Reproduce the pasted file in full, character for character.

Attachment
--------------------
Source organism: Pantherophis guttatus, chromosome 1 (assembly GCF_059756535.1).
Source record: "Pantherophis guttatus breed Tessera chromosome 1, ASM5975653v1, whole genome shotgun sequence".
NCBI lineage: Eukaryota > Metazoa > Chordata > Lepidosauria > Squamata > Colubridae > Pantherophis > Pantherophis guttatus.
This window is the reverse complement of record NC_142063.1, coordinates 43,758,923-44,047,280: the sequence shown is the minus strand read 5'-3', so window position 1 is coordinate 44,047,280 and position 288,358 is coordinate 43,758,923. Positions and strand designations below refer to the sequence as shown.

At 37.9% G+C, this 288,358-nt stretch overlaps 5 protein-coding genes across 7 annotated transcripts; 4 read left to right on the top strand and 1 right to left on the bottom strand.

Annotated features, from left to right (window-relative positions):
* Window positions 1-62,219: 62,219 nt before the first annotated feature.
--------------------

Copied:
Source organism: Pantherophis guttatus, chromosome 1 (assembly GCF_059756535.1).
Source record: "Pantherophis guttatus breed Tessera chromosome 1, ASM5975653v1, whole genome shotgun sequence".
NCBI lineage: Eukaryota > Metazoa > Chordata > Lepidosauria > Squamata > Colubridae > Pantherophis > Pantherophis guttatus.
This window is the reverse complement of record NC_142063.1, coordinates 43,758,923-44,047,280: the sequence shown is the minus strand read 5'-3', so window position 1 is coordinate 44,047,280 and position 288,358 is coordinate 43,758,923. Positions and strand designations below refer to the sequence as shown.

At 37.9% G+C, this 288,358-nt stretch overlaps 5 protein-coding genes across 7 annotated transcripts; 4 read left to right on the top strand and 1 right to left on the bottom strand.

Annotated features, from left to right (window-relative positions):
* Window positions 1-62,219: 62,219 nt before the first annotated feature.